• Truth – “We’ve known since the 1930s that memories can become distorted in systematic ways. For example, University of California professor Elizabeth Loftus and colleagues have managed to introduce entirely false memories that people believe and trust as if they had really happened.”
  2. Misconception – Memories do not change once the experiences are embedded in memory.
    • Truth – “We’ve known since the 1980s that even memory for vivid, very meaningful personal events can change over time. Our memories can change even if we don’t realize they have changed. Cornell University psychology professor Ulric Neisser showed that personal memories for the Challenger space shuttle explosion changed over time”
  3. Misconception – The testimony of a single confident eyewitness is adequate evidence to convict someone of a crime.
    • Truth – “Even confident witnesses are wrong about 30 percent of the time. That means that if a defendant can’t remember something, a jury might assume they are lying. And misremembering one detail can impugn their credibility for other testimony, when it might just reflect the normal fallibility of memory.”

“The fallibility of memory is well established in the scientific literature, but mistaken intuitions about memory persist.” (Chabris1)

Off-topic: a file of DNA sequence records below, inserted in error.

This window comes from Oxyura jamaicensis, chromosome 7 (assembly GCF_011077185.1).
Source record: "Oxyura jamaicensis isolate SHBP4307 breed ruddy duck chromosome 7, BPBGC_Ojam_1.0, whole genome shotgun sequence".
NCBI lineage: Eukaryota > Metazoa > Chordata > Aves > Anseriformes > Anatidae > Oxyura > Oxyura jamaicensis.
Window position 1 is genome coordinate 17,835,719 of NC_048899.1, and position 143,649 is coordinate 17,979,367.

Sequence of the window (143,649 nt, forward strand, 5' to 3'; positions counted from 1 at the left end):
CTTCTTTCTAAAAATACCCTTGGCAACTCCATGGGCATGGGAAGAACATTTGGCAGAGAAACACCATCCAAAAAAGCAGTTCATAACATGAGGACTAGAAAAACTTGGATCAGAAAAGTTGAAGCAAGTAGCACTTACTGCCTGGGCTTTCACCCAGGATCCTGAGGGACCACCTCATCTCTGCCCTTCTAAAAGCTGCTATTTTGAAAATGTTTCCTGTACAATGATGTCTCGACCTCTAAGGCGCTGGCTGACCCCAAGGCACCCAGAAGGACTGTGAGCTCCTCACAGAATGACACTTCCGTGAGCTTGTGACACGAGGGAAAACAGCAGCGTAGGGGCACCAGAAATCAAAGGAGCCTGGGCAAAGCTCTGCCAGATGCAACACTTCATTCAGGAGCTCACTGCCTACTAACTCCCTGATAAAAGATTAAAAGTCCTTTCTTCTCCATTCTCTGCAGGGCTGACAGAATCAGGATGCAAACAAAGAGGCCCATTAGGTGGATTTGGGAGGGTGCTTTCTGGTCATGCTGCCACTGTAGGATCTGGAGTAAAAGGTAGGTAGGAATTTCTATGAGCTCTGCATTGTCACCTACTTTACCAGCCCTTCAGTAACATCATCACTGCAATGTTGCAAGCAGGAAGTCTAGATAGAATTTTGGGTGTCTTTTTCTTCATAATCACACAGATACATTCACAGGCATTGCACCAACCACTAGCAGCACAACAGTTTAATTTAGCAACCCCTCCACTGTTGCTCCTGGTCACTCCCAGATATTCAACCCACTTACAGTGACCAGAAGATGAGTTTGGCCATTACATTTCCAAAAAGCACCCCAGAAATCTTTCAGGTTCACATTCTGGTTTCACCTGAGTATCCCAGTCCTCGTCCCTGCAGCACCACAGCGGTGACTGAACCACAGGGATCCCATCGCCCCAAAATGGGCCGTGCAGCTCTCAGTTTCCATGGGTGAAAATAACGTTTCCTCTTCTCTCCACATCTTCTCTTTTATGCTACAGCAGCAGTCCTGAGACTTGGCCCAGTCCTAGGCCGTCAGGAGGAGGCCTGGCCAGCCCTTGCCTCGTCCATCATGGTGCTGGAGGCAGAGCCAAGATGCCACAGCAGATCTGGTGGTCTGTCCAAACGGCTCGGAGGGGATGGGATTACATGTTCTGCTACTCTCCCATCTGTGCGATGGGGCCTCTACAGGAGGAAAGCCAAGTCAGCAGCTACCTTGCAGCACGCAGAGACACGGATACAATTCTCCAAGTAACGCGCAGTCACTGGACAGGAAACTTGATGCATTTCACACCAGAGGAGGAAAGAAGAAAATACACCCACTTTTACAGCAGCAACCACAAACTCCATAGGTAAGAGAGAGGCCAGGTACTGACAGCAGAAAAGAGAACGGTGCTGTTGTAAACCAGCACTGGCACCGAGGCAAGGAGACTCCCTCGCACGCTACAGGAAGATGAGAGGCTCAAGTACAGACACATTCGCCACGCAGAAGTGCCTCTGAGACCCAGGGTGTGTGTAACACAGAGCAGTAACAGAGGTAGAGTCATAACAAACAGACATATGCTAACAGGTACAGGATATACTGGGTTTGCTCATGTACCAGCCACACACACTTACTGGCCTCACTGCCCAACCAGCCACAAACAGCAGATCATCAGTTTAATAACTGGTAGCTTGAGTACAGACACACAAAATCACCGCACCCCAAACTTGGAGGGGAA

If I can’t count on my senses or memories, what can I count on? Perhaps it depends on why I depend on them. For the most part, I rely on my senses and memories to validate reality – in defense of my beliefs. What will I do now that I know my memories and senses cannot be counted upon to give me accurate and truthful information?

What to Do?

It seems to me a bit of skepticism might fit well into my equations – along with a little humility towards others. I’m learning how okay it is to allow others to challenge my perceptions and memories – useful fodder for awakening in me an awareness of who I am beyond illusions and misunderstandings.

I don’t have to be right, ya know! Life will continue with or without my understanding of it. Perhaps it’s okay to be incorrect – now and then… 😉

Sources:

  1. Union College psychology professor Chris Chabris and University of Illinois psychology professor Daniel Simons coauthors of “The Invisible Gorilla.”